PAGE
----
When historians look back on the horror cinema of the 2010s, Mike Flanagan will undoubtedly be considered one of the decade’s most influential filmmakers. Though he lacks a distinct breakout hit, Flanagan has quietly built a reputation as one of the finest directors working in horror today, and if 2017’s Gerald’s Game isn’t considered the best of the recent glut of Stephen King adaptations, it’ll only be because he outdid himself with Doctor Sleep, his upcoming sequel to The Shining.
Flanagan’s first success, the film that made him a director to watch, was 2013’s Oculus, and, for my money, it’s still his best work. Tim Russell (Brenton Thwaites) is released from the psychiatric hospital where he’s lived since the deaths of his parents: the official version of events is that Alan, his abusive father, killed his wife, Marie, and was about to kill his children before Tim shot him in self-defense. Years of therapy have convinced Tim of the official story, but his sister, Kaylie (Karen Gillan), is not so persuaded. She uses her job at an auction house to get her hands on what she believes was the true cause of their parents’ deaths: a cursed mirror called the Lasser Glass with a long history of death in its wake. She invites Tim back to their childhood home to document the mirror’s deleterious effects on the human mind, proving the innocence of both Tim and her father, and then destroy it.
Suffice it to say, despite Kaylie’s extensive precautions (three cameras filming the mirror at all times, temperature monitors in every room to detect paranormal activity, alarms to remind her and Tim to eat and, most famously, an anchor suspended from the ceiling that will smash the mirror if a manual timer isn’t reset every thirty minutes), things don’t go according to plan. The mirror can completely warp human perception, even erase memories. In one of its simplest but most effective gotchas, Kaylie takes a bite from an apple, only to see the mirror has tricked her into eating a lightbulb, which then immediately turns back into an apple. Though broadly well-received, a small but vocal minority criticised the films’ ending, which leaves the viewer completely uncertain which of the film’s events, if any, actually happened. But I have the answer.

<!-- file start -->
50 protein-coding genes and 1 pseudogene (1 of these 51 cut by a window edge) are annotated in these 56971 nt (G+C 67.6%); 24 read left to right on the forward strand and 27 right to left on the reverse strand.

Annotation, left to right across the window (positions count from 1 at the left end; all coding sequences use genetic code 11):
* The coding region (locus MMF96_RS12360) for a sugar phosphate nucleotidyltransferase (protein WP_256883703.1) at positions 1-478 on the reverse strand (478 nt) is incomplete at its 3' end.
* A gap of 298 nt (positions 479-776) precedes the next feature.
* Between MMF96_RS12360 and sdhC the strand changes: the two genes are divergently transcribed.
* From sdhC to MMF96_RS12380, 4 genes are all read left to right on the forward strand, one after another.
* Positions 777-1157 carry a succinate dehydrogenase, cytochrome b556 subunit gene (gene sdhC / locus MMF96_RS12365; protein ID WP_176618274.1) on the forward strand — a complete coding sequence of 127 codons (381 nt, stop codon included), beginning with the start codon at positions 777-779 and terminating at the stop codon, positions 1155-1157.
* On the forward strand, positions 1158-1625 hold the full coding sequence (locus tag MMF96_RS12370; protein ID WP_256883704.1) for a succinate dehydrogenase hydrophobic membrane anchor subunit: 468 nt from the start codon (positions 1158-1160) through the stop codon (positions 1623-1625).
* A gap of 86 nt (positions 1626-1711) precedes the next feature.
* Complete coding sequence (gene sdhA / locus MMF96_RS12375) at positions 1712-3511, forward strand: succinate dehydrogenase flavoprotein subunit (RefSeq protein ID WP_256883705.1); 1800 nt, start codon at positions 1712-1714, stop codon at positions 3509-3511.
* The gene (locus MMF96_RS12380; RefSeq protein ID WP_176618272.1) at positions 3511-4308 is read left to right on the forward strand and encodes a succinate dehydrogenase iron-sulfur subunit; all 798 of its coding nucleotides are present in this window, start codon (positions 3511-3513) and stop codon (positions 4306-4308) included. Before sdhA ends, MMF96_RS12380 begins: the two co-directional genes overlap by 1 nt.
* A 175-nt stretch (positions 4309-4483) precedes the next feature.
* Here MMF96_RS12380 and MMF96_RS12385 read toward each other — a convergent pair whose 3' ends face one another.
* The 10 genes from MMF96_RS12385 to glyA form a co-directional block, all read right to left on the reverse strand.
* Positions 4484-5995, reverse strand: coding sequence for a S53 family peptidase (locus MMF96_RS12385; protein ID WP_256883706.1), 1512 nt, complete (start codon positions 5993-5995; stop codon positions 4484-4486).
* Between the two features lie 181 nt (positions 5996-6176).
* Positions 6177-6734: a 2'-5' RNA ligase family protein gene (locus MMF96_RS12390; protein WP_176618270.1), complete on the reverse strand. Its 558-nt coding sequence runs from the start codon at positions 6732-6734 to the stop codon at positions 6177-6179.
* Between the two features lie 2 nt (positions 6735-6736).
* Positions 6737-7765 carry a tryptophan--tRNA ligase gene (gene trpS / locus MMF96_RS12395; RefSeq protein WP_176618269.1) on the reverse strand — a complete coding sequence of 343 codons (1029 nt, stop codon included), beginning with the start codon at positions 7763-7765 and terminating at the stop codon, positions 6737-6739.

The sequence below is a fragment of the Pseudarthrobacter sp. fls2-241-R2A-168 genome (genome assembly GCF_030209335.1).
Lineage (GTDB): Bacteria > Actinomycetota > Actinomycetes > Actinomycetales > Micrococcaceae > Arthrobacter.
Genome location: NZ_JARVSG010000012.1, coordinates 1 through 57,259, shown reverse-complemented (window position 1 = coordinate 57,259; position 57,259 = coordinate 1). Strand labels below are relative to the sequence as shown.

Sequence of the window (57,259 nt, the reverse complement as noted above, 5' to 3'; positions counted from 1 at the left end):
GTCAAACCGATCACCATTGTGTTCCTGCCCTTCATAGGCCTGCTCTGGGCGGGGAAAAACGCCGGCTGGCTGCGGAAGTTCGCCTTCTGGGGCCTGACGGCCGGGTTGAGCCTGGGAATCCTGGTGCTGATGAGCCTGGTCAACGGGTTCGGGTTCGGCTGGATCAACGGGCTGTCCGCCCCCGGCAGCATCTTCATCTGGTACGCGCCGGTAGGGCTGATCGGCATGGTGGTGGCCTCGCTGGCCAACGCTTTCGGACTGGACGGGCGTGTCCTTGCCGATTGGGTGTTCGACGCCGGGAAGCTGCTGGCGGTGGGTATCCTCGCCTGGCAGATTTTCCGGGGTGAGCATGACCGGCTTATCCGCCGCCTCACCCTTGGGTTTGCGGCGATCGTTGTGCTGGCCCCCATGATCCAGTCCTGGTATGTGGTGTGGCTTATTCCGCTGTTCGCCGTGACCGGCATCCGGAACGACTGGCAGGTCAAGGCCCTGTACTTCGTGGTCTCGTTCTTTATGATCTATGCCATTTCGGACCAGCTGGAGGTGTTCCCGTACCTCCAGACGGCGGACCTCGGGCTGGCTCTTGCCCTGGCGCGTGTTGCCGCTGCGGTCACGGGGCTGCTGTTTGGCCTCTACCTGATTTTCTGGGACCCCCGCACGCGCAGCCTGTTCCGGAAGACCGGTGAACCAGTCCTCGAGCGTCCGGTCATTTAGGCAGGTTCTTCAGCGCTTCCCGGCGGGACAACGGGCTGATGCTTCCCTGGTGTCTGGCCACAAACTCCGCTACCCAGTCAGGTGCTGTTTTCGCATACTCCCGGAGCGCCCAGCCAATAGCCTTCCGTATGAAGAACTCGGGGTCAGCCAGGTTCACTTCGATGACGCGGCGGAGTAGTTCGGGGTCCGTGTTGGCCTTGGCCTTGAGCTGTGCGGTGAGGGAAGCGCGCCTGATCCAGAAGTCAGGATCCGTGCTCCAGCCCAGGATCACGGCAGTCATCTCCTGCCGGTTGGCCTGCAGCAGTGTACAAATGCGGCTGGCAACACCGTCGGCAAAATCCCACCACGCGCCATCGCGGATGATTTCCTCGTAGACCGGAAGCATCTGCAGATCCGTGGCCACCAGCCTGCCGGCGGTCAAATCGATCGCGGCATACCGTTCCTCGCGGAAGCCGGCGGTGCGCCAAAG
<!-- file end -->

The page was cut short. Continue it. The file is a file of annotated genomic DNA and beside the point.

None of it actually happened. It’s a movie.
More specifically, it’s a movie about the untrustworthiness of our experience of events. Oculus does not present its narrative from an objective viewpoint, it’s always from the subjective viewpoint of the characters, showing how they experience the story. We only ever see what the characters see, the camera dutifully following them into states of illusion, delusion and memory. We never actually know objectively whether Kaylie took a bite from an apple or a lightbulb. And I guess if what you find scary about horror films is imagining yourself in the characters’ shoes, having the actual horrors they experience happen to you, that might make Oculus’s ending feel kind of abstract and toothless. But that’s a hopelessly shallow lens to apply to a film that doesn’t draw horror from the scary things that happen to its characters, but from the most fundamental facts of what it means to be a human.
Oculus is a horror film where the monster isn’t the Lasser Glass, it’s the limits of human subjectivity. Kaylie’s efforts to circumvent the mirror’s powers aren’t designed to block its effects, just to create objective records of them and allow for its destruction even if it kills them. But the effort is doomed, not by the mirror, but by the fact that the objective world, if it even exists, is only ever experienced through a subjective point of view that remains vulnerable to error and trickery. Kaylie and Tim play back camera footage of themselves doing things they don’t remember at one point in the film and decide to flee the house, but even if the camera had made an objective recording, they still watched it with their subjective eyes. How can they be sure the recording isn’t itself a product of the mirror’s powers? Oculus immediately drives the point home as Kaylie and Tim flee. They look back and see themselves through a window, still standing in front of the Lasser Glass and realise they have no idea whether their doppelgangers or their escape is the deception.